Charles E. Whittaker:

(Inaudible)

Everett C. McKeage:

That was its decision.

Felix Frankfurter:

And I gather if I did gather correctly, I gather that you said the other way around as also occur namely that the commission has exercised the authority and you went to the Supreme Court of your state and got an order of mandate telling it to seek (Inaudible)

Everett C. McKeage:

Well the way that is always done, I have never known it to be done otherwise and I have been there 14 years is by the writ of review.

Felix Frankfurter:

Writ of review?

Everett C. McKeage:

Yes I think that the court would dismiss any petition unless it were a petition for writ of review because that is the exclusive way that a decision of the commission is reviewed, but the court has held that in a peculiar situation as I have stated that a writ of mandate could issue not withstanding the fact there was no review proceeding involved.

Felix Frankfurter:

You are urging, you are urging this as I follow you both of the matter of high (Inaudible) between two governments what is usually called comity, is that it?

Everett C. McKeage:

Comity.

Felix Frankfurter:

That it originated on that ground that it makes for the smooth workings of this two geared governments, these two governments of ours, the government of United States go through this regular process?

Everett C. McKeage:

We certainly urge that and while these things get so close Mr. Justice Frankfurter that it’s very difficult to decide whether it’s comity whether it should be as an absolute matter of constitutional law, but I think that it’s fair to say that the — a fashion shall I use that expression is more and more getting to the point where these matters are looked at in a conciliatory sort of way.

I know that the administrative process, the exhaustion of the administrative remedies orderly procedure like I think this Court said in the (Inaudible) versus New Hampshire and we are talking about the delay incident to all of these things and this Court pointed out that that was one of the small price that we paid for orderly government and this would certainly be orderly government.

Now may I just pass I think in all candor and fairness I should pass to the question raised by the Chief Justice about is there a jurisdictional defect here.

Of course the State of California is not joined as a party.

Well now I certainly I am not prepared to answer that.

I am inclined to think that you can find cases on the both sides.

Everett C. McKeage:

Of course you must realize that the Public Utilities Commission is an independent constitutional agency of the State of California.

The attorney for the commission, your humble servant, is empowered by the Public Utilities Act.

It is stated as his duty to represent the people of the State of California and the commission in all matters involving such a public utility regulation in that state.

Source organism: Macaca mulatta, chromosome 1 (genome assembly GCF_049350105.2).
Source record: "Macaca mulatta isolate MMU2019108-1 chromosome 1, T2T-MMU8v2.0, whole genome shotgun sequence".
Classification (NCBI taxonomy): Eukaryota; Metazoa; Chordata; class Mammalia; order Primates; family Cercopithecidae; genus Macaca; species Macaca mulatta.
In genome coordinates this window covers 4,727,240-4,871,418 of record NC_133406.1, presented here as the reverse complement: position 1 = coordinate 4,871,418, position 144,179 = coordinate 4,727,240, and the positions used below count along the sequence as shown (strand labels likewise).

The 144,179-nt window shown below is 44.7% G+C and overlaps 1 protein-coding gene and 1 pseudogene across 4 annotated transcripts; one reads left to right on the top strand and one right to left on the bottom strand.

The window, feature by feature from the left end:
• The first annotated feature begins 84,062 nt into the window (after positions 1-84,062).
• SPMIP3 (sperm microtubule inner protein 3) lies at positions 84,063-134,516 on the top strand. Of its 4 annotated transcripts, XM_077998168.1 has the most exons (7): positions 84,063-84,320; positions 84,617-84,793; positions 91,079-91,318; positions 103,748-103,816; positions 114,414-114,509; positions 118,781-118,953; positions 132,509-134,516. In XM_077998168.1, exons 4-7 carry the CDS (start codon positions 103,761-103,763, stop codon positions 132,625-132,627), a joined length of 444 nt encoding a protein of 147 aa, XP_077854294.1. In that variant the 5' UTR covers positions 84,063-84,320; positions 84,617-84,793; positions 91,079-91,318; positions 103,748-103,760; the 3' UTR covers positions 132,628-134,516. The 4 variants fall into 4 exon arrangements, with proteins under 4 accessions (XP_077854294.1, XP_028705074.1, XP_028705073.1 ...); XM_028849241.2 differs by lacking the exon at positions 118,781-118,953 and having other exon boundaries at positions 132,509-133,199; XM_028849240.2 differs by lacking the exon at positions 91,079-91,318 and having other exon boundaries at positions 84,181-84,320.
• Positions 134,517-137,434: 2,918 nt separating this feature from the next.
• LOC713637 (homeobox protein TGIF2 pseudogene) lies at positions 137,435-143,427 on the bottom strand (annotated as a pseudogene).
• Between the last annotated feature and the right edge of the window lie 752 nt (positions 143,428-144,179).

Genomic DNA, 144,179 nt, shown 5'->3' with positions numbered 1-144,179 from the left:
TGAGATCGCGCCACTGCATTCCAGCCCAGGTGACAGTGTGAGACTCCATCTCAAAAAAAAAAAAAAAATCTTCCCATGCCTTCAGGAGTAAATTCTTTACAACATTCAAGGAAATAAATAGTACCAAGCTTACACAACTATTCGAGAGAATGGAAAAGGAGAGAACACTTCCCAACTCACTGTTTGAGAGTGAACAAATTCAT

So I would assume that a good argument could be made, I am not trying to make the argument for Mr. Davis, but I am in all candor and fairness I suppose an argument could be made in that setting that that type of a constitutional agency having been made the defendant with its counsel empowered to represent the people of the State of California in all of these matters that a good argument could be made that to all intents and purposes the State of California is here.

Now there are cases I am fully aware of that dismiss a matter if the state is not joined.

In other words, you can test the constitutionality of it.

I realize that there are cases that come up in this wise that you sue the agents of a state or of the United States and it happens to be within an area where the sovereign has not consented to be sued and the courts have held that it is law and in effect a suit against sovereign not withstanding the fact the sovereign isn’t named as such but the — its agents are named and therefore the suit fails, because consent has not been given.

So I think there were a variety of cases on it, but in fairness to the record I did want to state the proposition, I have no answer for it, although this is fatally defective without the State of California being joined.

Felix Frankfurter:

In your own state, if review is a sought of an order of your commission, by an interested party how is that suit entitled in the Supreme Court?

Everett C. McKeage:

Well the suit against the commission, if it were an original action of course would be so and so petitioner against Public Utilities Commission, State of California respondent.

Now in all review proceedings —

Felix Frankfurter:

You mean the state is always joined if a shipper or a railroad objects to some order?

Everett C. McKeage:

No not at all.

Felix Frankfurter:

Not at all?

Everett C. McKeage:

No.

The —

Felix Frankfurter:

Well the public — I see California was not the state, but (Inaudible) of the commission.

Everett C. McKeage:

Well the —

Felix Frankfurter:

Alright.

Everett C. McKeage:

In all review proceedings at the commission and the commission alone is made the respondent, whatever maybe the law that’s what we have all assumed that, that is sufficient and the state is never joined in those —